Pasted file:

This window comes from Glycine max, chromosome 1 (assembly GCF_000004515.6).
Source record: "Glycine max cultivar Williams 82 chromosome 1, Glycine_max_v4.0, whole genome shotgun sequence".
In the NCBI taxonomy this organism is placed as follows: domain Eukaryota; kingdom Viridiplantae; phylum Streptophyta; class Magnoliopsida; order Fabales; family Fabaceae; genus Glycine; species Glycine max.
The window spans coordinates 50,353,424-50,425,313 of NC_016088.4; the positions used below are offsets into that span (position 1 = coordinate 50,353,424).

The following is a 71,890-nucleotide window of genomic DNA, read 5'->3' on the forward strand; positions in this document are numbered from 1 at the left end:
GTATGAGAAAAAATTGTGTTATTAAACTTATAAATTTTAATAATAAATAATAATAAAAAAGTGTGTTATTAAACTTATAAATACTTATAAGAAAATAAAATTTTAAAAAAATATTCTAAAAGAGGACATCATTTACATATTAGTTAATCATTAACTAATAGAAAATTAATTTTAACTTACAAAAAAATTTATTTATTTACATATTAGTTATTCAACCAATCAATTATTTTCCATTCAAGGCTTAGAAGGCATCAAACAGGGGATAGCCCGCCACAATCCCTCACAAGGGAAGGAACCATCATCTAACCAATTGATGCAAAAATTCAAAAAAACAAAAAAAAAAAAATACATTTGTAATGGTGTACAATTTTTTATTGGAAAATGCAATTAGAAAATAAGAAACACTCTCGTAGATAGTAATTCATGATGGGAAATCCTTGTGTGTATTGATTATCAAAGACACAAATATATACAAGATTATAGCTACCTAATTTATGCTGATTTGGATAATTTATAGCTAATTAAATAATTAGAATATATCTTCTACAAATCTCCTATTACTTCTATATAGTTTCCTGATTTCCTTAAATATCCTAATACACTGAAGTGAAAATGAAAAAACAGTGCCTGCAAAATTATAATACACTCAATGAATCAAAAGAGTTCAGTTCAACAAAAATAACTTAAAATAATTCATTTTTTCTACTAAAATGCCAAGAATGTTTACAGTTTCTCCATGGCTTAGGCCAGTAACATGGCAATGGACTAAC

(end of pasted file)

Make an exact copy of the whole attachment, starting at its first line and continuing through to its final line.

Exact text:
This window comes from Glycine max, chromosome 1 (assembly GCF_000004515.6).
Source record: "Glycine max cultivar Williams 82 chromosome 1, Glycine_max_v4.0, whole genome shotgun sequence".
In the NCBI taxonomy this organism is placed as follows: domain Eukaryota; kingdom Viridiplantae; phylum Streptophyta; class Magnoliopsida; order Fabales; family Fabaceae; genus Glycine; species Glycine max.
The window spans coordinates 50,353,424-50,425,313 of NC_016088.4; the positions used below are offsets into that span (position 1 = coordinate 50,353,424).

The following is a 71,890-nucleotide window of genomic DNA, read 5'->3' on the forward strand; positions in this document are numbered from 1 at the left end:
GTATGAGAAAAAATTGTGTTATTAAACTTATAAATTTTAATAATAAATAATAATAAAAAAGTGTGTTATTAAACTTATAAATACTTATAAGAAAATAAAATTTTAAAAAAATATTCTAAAAGAGGACATCATTTACATATTAGTTAATCATTAACTAATAGAAAATTAATTTTAACTTACAAAAAAATTTATTTATTTACATATTAGTTATTCAACCAATCAATTATTTTCCATTCAAGGCTTAGAAGGCATCAAACAGGGGATAGCCCGCCACAATCCCTCACAAGGGAAGGAACCATCATCTAACCAATTGATGCAAAAATTCAAAAAAACAAAAAAAAAAAAATACATTTGTAATGGTGTACAATTTTTTATTGGAAAATGCAATTAGAAAATAAGAAACACTCTCGTAGATAGTAATTCATGATGGGAAATCCTTGTGTGTATTGATTATCAAAGACACAAATATATACAAGATTATAGCTACCTAATTTATGCTGATTTGGATAATTTATAGCTAATTAAATAATTAGAATATATCTTCTACAAATCTCCTATTACTTCTATATAGTTTCCTGATTTCCTTAAATATCCTAATACACTGAAGTGAAAATGAAAAAACAGTGCCTGCAAAATTATAATACACTCAATGAATCAAAAGAGTTCAGTTCAACAAAAATAACTTAAAATAATTCATTTTTTCTACTAAAATGCCAAGAATGTTTACAGTTTCTCCATGGCTTAGGCCAGTAACATGGCAATGGACTAAC